Actually, there is a bit of a story behind this comfrey. Originally it came from my mother's garden, who has quite a bank of it. Mum brought me over 3 teeny tiny little plants in her luggage which I duly potted up and nurtured. One day it became apparent that actually one of these plants was slightly different from the other two. As they grew it became apparent that one was, in fact, very different from the other two, so the two were nutured and repotted better than the one. As I was curious I posted this photo on a self sufficiency forum asking what the rogue plant which wasn't comfrey was.

So which one is the comfrey?

OK I don't mind you having a laugh at my expense all you comfrey growers out there. Yup, the answer came back - the rogue plant IS the comfrey. The other two plants you have been tending, nuturing, talking to and repotting are teasels!!!

So comfrey quickly got repotted and tended to whilst the teasels were planted out in a wild patch near the pond on the dry side, where they flowered pathetically, never to be seen again (it's just too dry on that side). And yes, on further questioning my mother she does have teasels in her garden from time to time..... I will be wary next time she brings me small seedlings! 

A teensy edit to say: it has been pointed out to me that the spider is more than likely a Harvestman, which although of the family of arachnids, is not actually a spider. Also it's missing one leg which I hadn't noticed!

Monday, 21 May 2012

Horses and foals

I love horses. I've ridden on and off since I was a kid, but after having taken it up again in my 40s after having only ridden a handful of times in my 30s and not having fallen off during that time, I soon learned that meaning of the phrase "I don't bounce any more". Oh yes, even falling onto sand in a sand school hurts like hell and I managed three falls over the space of about a year: one which half crippled me for weeks and I even went to the doc who sent me for an X-ray of my coccyx; another which left me with a buttock that was black and blue and I could hardly sit down for about two weeks; the third was initially remarkable as I sat in the sand thinking "I don't hurt!!!". Until I got up that was, and realised something was rather wrong with my foot.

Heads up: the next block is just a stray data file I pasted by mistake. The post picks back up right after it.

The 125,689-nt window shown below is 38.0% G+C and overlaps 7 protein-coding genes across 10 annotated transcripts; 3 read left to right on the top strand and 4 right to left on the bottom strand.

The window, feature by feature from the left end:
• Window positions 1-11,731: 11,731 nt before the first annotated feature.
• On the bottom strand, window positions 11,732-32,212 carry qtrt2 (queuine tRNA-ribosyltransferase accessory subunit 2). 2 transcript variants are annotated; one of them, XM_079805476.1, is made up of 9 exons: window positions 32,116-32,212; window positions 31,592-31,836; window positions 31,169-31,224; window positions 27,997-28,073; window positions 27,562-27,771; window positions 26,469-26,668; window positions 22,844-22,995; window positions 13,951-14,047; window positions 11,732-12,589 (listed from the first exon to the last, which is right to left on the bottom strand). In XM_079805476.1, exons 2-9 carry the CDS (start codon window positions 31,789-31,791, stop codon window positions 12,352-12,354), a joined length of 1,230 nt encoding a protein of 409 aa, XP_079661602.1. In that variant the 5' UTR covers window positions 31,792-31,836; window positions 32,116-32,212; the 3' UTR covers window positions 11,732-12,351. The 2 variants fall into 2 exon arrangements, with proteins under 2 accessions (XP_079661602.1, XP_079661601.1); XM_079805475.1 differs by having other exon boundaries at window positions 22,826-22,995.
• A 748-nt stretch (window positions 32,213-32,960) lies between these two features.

It was 'only' a broken metatarsal so I thought, no big deal, footballers have these injuries all the time and they're up and playing football again within a month. Oh how wrong I was, I was still hopping around on crutches 6 weeks later with a foot the size of a balloon. Complications set in and after 6 months I finally managed to persuade my doctor to send me for physiotherapy. A year of that and it was somewhat better but took about two years to heal totally, and I still get the odd twinge. Of course the fracture happened one August so you can imagine how awful it was for me to watch my veg patch and flower beds get weedier and weedier, fruit rotting on the trees and my poor OH struggling to get the basic chores done inside and out. I decided then and there that my garden was far more important to me than my love of horses and riding, in fact just my own two feet and mobility were more important than anything. So now I just admire horses from the ground!

We are in quite horsey country around here - OK by 'around here' I mean just the immediate vicinity between our little hamlet and the village 2 kms away. My English neighbours have a number of horses and there's a French lady who breeds Trotters who has them in several fields dotted about. Then there are the Breton heavy horses who come and go as they move around from field to field. When I noticed they were back in the hamlet a few days ago and there was a mare and foal in one field I just had to get out and have a close up look, especially as I knew there was a Trotter foal further up the road too.

The Breton mare and foal. Bretons are usually this beautiful colour with blonde manes and tails.

Shame about the fencing in the way! There's sheep wire, old and new